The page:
• Consequently, when attitudes and behaviors conflict, people get uncomfortable. And to reduce this discomfort, or what scientists call cognitive dissonance, people take steps to bring things back in line.

Highlighting such dissonance, and bringing it to the fore, encourages people not only to see the discord but also to work to resolve it.

(4) start with understanding.

  • Before people will change, they have to be willing to listen. They have to trust the person they’re communicating with. And until that happens, no amount of persuasion is going to work.
  • Seasoned negotiators don’t start with what they want; they start with whom they want to change. Working to gain insight into where that person is coming from. Comprehending and appreciating that person’s situation, feelings, and motives, and showing them that someone else understands.

Starting with understanding diffuses anti-persuasion radar by making sure the other side gets a chance to say their piece.


Daily Calm with Tamara Levitt – Listening

Listening is a way of dealing with difficult people. We all have to deal with people who rub us the wrong way. It is an inevitable part of human interaction to be around people who are draining to be around and impossible to get along with. We can’t change the person in front of us, but we can work how we perceive them. Remembering that difficult people are often that way for a reason. When we get to know someone’s story, if we listen closely, we might find a woundedness behind their abrasive exterior, a suffering we could never have imagined.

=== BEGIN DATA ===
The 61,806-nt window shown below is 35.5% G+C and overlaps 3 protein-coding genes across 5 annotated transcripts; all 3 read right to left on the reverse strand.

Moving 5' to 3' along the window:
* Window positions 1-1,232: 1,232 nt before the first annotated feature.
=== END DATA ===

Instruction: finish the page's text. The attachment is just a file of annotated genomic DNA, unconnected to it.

With this understanding, it becomes easier to offer kindness. As we open up, we can develop more patience and gentleness than we ever thought possible. All we have to do is listen. The practice of deep listening not only shows the other person that we hear and understand them, but it also builds trust and a bridge so that they can also see us in a different light. If we put our judgments and pre-conceived notions aside for a moment and took the time to listen to the person in front of us truly.

 ‘Remember that everyone you meet is afraid of something, loves something and has lost something.’ – Jackson Brown

Daily Jay with Jay Shetty –  Sound Design Your Life

Scientists have shown that exposure to loud noise can impair our learning and memory, while silence can have the opposite effect. Everything you hear adds to your cognitive load, so conflicting sounds give your brain too much input to process. We often don’t have total control over what we hear, but generally, we have more power than we realize to shape our sound space. Researchers found that bird songs, for instance, increase mood, decrease stress and enhance focus.

Daily Trip with Jeff Warren – A different kind of thinking


All the best in your quest to get better. Don’t Settle: Live with Passion

Lifelong Learner | Entrepreneur | Digital Strategist at Reputiva LLC | Marathoner | Bibliophile |